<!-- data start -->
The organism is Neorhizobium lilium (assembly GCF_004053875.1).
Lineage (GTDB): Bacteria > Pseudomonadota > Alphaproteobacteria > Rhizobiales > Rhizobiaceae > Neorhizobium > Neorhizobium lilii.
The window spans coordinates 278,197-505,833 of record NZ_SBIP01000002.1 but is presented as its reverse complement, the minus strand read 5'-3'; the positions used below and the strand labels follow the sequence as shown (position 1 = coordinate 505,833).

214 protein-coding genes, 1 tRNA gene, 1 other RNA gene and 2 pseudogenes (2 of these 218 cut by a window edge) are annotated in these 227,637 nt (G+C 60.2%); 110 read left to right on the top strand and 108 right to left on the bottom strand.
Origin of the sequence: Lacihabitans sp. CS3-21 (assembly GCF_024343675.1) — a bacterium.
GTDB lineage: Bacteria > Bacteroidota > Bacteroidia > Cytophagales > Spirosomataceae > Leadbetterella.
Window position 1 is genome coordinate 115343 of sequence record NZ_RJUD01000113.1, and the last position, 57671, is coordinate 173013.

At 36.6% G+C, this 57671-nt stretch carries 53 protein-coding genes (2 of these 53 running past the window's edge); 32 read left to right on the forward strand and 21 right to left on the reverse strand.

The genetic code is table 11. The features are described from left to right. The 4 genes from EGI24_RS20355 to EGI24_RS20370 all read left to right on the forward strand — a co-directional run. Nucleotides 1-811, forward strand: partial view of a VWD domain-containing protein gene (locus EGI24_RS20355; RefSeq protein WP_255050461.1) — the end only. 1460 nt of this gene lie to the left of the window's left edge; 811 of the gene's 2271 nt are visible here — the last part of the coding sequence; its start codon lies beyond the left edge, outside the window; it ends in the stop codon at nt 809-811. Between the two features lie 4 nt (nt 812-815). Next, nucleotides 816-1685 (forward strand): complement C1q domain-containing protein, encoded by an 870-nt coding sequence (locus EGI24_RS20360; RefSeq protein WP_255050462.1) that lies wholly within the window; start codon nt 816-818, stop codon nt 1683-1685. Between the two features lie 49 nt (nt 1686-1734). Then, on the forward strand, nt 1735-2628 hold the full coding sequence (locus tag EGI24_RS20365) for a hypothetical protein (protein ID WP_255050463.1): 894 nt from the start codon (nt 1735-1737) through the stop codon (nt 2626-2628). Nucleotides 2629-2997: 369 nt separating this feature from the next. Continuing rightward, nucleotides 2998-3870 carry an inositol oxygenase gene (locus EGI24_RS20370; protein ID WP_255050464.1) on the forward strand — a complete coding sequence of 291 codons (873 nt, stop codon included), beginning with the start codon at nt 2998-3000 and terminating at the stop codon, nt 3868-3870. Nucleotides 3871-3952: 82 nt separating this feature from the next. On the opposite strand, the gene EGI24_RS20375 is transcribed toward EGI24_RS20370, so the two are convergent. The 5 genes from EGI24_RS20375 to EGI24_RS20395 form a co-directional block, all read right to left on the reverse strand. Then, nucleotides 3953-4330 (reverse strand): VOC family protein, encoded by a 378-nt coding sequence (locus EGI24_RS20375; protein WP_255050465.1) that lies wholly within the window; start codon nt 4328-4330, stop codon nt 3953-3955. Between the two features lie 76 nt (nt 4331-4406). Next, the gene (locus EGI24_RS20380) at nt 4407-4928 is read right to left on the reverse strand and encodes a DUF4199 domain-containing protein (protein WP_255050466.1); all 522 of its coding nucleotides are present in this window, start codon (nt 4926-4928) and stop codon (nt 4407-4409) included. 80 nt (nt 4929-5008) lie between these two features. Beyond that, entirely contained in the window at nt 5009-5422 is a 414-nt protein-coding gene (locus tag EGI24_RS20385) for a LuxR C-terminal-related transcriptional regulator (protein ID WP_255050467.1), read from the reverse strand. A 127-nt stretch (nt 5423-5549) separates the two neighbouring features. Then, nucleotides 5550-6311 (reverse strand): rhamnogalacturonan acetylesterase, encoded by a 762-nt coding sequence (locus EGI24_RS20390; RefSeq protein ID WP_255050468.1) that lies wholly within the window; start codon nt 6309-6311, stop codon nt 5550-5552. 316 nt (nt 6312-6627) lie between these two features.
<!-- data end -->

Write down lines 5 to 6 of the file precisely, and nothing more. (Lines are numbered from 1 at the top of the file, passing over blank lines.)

Origin of the sequence: Lacihabitans sp. CS3-21 (assembly GCF_024343675.1) — a bacterium.
GTDB lineage: Bacteria > Bacteroidota > Bacteroidia > Cytophagales > Spirosomataceae > Leadbetterella.